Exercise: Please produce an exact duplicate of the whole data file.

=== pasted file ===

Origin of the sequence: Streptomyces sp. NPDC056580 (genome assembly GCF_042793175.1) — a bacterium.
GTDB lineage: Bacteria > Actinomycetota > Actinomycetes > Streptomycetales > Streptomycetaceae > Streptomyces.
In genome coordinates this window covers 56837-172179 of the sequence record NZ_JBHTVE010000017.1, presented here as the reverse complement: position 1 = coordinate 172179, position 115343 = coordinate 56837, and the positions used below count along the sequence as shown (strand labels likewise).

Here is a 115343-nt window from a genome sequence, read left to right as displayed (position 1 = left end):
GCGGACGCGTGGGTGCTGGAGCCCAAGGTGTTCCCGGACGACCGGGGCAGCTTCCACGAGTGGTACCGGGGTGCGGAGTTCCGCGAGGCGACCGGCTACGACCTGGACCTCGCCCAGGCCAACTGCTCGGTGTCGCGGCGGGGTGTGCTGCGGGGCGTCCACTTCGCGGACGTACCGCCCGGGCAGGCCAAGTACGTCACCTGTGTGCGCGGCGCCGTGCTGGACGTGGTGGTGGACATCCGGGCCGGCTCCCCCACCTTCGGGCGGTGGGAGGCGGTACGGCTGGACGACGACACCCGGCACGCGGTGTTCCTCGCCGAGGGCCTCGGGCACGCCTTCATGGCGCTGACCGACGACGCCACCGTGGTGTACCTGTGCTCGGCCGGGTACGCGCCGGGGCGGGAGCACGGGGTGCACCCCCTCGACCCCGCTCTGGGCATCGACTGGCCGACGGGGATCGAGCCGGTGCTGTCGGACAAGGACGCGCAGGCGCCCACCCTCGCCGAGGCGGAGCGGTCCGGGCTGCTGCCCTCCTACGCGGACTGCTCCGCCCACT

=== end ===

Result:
Origin of the sequence: Streptomyces sp. NPDC056580 (genome assembly GCF_042793175.1) — a bacterium.
GTDB lineage: Bacteria > Actinomycetota > Actinomycetes > Streptomycetales > Streptomycetaceae > Streptomyces.
In genome coordinates this window covers 56837-172179 of the sequence record NZ_JBHTVE010000017.1, presented here as the reverse complement: position 1 = coordinate 172179, position 115343 = coordinate 56837, and the positions used below count along the sequence as shown (strand labels likewise).

Here is a 115343-nt window from a genome sequence, read left to right as displayed (position 1 = left end):
GCGGACGCGTGGGTGCTGGAGCCCAAGGTGTTCCCGGACGACCGGGGCAGCTTCCACGAGTGGTACCGGGGTGCGGAGTTCCGCGAGGCGACCGGCTACGACCTGGACCTCGCCCAGGCCAACTGCTCGGTGTCGCGGCGGGGTGTGCTGCGGGGCGTCCACTTCGCGGACGTACCGCCCGGGCAGGCCAAGTACGTCACCTGTGTGCGCGGCGCCGTGCTGGACGTGGTGGTGGACATCCGGGCCGGCTCCCCCACCTTCGGGCGGTGGGAGGCGGTACGGCTGGACGACGACACCCGGCACGCGGTGTTCCTCGCCGAGGGCCTCGGGCACGCCTTCATGGCGCTGACCGACGACGCCACCGTGGTGTACCTGTGCTCGGCCGGGTACGCGCCGGGGCGGGAGCACGGGGTGCACCCCCTCGACCCCGCTCTGGGCATCGACTGGCCGACGGGGATCGAGCCGGTGCTGTCGGACAAGGACGCGCAGGCGCCCACCCTCGCCGAGGCGGAGCGGTCCGGGCTGCTGCCCTCCTACGCGGACTGCTCCGCCCACT